According to Drs. Foster and Smith, dachshunds are a breed of dog that have a higher tendency to suffer from epileptic seizures compared to other dog breeds. The breed can inherit epilepsy from family lineage that passes the disorder from one generation to the next. Web MD points out that dogs also suffer seizures for other reasons; it is imperative to get a diagnosis from a veterinarian to determine the exact cause.

Drs. Foster and Smith state that dogs with epilepsy can begin showing symptoms between the ages of six months and five years. An epileptic seizure is eminent when a dog displays signs of irritation, neediness for closeness or desire to be isolated. This period before a seizure is known as an aura.

During an epileptic seizure dogs display a number of symptoms including excessive drooling, muscle stiffness, jaw chomping, involuntary urination or defecation and jerky leg movements, according to Pet MD. The average seizure lasts between 30 to 90 seconds. It is common for dogs to have seizures while sleeping. Seizures are sometimes confused with restless dreaming. The difference between the two is that dogs are easily awakened from a dream state; they cannot be nudged out of a seizure.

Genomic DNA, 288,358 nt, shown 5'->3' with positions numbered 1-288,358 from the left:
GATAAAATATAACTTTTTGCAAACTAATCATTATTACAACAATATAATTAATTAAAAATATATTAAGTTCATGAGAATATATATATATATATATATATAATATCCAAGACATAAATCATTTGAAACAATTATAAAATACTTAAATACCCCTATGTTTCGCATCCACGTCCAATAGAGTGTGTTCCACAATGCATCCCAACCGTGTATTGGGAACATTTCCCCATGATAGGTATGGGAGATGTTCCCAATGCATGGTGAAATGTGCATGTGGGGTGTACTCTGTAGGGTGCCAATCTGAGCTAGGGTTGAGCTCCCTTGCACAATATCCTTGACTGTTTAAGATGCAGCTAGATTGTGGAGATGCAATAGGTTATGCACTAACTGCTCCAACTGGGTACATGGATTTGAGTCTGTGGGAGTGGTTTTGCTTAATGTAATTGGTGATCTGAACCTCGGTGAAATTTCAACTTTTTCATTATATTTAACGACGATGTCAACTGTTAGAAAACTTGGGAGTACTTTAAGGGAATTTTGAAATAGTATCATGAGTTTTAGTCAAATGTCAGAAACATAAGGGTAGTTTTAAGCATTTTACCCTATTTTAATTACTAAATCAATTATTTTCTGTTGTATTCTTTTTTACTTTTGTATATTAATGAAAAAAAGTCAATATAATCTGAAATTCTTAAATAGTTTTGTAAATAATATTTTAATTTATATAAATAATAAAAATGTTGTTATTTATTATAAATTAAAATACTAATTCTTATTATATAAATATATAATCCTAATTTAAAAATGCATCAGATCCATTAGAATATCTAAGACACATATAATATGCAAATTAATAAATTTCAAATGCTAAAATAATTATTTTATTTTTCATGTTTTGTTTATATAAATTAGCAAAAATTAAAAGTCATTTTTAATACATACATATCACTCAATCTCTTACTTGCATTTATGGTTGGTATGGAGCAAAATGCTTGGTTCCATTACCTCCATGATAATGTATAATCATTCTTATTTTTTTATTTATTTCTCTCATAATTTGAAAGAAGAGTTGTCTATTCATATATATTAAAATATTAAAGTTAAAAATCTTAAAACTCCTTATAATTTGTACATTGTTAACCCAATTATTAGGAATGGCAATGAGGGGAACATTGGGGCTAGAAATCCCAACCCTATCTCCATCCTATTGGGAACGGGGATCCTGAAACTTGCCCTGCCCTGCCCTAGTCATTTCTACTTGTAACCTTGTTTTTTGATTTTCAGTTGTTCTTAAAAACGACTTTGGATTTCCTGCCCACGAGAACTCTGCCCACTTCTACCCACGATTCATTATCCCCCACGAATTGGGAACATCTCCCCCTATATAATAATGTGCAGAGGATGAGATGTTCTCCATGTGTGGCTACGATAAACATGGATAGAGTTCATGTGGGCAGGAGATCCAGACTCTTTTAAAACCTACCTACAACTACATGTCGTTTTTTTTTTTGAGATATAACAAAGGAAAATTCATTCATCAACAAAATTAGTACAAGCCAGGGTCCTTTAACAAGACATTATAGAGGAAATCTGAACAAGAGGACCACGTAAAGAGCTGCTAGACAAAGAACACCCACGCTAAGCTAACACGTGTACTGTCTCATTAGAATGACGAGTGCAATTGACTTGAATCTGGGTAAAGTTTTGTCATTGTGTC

Drs. Foster and Smith point out that treatments for dachshunds' seizures may involve a prescription for an anti-epileptic medication that reduces the risk of seizure. Dogs on seizure medication require close monitoring.